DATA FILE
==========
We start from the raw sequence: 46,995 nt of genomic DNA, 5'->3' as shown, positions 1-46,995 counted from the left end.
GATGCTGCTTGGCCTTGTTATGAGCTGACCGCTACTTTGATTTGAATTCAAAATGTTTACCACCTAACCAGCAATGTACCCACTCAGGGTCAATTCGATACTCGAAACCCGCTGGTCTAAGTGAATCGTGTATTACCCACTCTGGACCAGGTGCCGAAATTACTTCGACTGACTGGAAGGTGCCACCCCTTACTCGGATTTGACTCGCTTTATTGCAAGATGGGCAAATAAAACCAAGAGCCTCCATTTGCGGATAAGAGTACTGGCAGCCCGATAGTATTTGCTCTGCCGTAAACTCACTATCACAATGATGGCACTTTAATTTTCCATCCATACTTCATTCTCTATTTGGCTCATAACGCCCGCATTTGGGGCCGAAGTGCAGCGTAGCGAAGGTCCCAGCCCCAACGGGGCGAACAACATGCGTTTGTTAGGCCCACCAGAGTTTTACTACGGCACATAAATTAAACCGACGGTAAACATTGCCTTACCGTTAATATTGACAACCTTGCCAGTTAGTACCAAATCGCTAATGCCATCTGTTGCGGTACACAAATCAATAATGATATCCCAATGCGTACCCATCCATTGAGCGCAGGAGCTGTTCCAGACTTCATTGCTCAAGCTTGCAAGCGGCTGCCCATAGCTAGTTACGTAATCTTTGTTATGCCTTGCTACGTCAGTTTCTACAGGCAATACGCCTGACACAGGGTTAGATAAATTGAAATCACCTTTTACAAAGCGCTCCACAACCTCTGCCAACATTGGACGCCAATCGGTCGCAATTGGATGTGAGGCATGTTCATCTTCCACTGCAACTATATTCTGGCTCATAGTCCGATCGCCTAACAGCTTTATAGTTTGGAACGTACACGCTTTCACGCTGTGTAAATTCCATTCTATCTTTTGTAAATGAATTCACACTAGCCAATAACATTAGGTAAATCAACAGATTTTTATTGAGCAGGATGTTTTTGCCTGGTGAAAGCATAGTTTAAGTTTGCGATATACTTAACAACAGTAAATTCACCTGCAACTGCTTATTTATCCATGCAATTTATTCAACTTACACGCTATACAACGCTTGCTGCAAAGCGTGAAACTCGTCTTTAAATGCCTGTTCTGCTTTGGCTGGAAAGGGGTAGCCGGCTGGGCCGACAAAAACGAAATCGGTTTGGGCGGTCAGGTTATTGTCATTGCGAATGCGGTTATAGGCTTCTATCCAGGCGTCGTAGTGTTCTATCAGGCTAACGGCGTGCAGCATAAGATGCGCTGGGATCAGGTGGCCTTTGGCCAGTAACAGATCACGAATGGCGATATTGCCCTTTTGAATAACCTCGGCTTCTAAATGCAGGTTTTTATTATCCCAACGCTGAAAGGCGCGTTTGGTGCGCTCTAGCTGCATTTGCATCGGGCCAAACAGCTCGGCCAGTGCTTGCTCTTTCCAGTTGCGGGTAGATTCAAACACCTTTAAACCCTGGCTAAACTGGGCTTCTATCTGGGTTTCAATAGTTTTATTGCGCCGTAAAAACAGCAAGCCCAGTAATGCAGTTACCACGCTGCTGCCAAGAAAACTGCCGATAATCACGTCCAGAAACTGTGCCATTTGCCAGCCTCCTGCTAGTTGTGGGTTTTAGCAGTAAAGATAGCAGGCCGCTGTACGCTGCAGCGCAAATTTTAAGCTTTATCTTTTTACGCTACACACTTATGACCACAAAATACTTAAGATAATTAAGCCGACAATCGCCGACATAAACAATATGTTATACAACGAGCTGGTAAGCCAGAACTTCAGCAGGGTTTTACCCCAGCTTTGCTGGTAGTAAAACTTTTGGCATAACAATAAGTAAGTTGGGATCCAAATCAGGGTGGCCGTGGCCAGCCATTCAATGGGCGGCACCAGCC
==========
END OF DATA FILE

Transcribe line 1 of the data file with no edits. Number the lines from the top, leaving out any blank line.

We start from the raw sequence: 46,995 nt of genomic DNA, 5'->3' as shown, positions 1-46,995 counted from the left end.